- How can we educate citizens in different countries and institutions to promote a culture of peace and peace building? 

- How should communities go forward and build upon the progress made during the United Nations International Decade for a Culture of Peace and Non-violence for the Children of the World (2001-2010) and the United Nations International Year of Youth: Dialogue and Mutual Understanding (August 2010/2011)? 

- How can the definition of peace in the UN’s Declaration on a Culture of Peace (A/53/243) guide our thoughts: “Peace not only is the absence of conflict, but also requires a positive, dynamic participatory process where dialogue is encouraged and conflicts are solved in a spirit of mutual understanding and cooperation”

Throughout the first three days participants considered a scenario involving role play among 23 stakeholder groups. Each group had to present, ask questions and stimulate knowledge development on different aspects of decision-making on an environmental disaster, a tsunami affecting a number of countries. The tsunami would be followed by three nuclear meltdowns at a nuclear power plant, by a disruption of the world’s largest oil terminal and petrochemical refinery and of the world’s largest recycling facility for cadmium. One island nation would lose all buildings and people.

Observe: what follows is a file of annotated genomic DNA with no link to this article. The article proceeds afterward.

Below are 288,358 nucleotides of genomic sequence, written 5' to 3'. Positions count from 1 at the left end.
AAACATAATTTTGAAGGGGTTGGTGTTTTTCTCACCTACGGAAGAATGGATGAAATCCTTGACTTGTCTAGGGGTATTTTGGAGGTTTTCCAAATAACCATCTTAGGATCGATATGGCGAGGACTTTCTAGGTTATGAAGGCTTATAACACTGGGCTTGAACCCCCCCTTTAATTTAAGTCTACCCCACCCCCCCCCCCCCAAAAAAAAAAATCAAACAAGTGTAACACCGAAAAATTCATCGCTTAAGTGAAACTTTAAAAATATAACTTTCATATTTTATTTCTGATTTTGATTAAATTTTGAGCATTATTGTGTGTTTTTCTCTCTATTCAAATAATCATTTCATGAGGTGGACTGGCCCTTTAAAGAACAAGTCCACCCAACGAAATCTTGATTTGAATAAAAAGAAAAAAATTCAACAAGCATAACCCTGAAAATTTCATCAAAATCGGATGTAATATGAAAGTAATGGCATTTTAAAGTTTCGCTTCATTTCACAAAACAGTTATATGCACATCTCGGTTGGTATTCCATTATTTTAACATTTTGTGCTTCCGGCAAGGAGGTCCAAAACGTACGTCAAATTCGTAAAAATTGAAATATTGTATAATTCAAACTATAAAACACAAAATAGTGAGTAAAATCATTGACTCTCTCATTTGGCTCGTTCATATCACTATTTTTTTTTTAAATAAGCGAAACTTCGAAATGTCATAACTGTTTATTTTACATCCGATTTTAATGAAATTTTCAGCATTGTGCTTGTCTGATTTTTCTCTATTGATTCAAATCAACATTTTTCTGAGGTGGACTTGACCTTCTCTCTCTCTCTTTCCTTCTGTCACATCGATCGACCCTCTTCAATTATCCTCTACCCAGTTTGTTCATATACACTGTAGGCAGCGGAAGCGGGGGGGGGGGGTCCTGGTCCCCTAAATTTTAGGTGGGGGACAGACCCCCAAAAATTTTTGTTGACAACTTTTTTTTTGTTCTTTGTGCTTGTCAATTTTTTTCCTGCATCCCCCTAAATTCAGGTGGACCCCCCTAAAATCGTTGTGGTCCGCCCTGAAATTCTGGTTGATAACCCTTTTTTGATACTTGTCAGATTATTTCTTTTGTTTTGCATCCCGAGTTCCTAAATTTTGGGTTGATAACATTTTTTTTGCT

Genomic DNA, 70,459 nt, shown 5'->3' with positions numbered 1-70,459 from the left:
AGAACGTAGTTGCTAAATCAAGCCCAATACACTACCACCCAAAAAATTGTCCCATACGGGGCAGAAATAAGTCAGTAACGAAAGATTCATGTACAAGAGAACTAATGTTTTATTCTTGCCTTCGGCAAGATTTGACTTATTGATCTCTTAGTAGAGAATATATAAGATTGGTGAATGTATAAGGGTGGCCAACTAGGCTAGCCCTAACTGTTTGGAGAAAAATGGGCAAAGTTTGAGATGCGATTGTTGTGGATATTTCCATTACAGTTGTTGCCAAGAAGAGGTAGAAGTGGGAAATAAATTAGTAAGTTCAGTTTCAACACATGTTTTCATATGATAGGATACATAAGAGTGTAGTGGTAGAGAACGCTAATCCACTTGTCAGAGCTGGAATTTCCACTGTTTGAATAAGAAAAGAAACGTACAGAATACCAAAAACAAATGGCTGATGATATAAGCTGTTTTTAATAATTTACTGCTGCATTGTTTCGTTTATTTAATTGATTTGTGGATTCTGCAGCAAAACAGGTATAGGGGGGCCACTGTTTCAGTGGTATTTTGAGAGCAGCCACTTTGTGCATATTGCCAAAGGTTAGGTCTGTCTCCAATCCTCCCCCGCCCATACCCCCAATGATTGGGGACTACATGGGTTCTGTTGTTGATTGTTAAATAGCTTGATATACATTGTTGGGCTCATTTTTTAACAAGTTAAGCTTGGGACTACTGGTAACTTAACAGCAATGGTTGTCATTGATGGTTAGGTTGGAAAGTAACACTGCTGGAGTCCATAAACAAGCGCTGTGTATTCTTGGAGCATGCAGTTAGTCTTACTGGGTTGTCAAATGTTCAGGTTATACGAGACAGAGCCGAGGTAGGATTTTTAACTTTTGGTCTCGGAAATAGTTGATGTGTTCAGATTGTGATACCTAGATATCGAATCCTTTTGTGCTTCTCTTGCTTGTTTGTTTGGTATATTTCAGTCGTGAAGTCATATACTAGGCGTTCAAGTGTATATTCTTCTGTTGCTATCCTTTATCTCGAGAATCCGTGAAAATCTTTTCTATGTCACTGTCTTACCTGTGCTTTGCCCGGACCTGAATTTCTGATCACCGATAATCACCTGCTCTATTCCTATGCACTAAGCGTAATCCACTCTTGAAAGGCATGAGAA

“I believe with the strong relationship it will make the world more peaceful and more beautiful. Youth as one of the important pillars no matter in each particular country or the world should take more initiatives to contribute to the world,” said Lim Peng Hooi, youth representative from Malaysia.

Then, a one-day intense workshop was conducted by Alex Mejia and Berin McKenzie, UNITAR Hiroshima, followed by lectures, discussions and experience exchange sessions about the role of philosophical practice in peace building, facilitated by Prof. Peter Harteloh, Erasmus Institute for Philosophical Practice, the Netherlands, and Prof. Taro Mochizuki, Osaka University, Japan.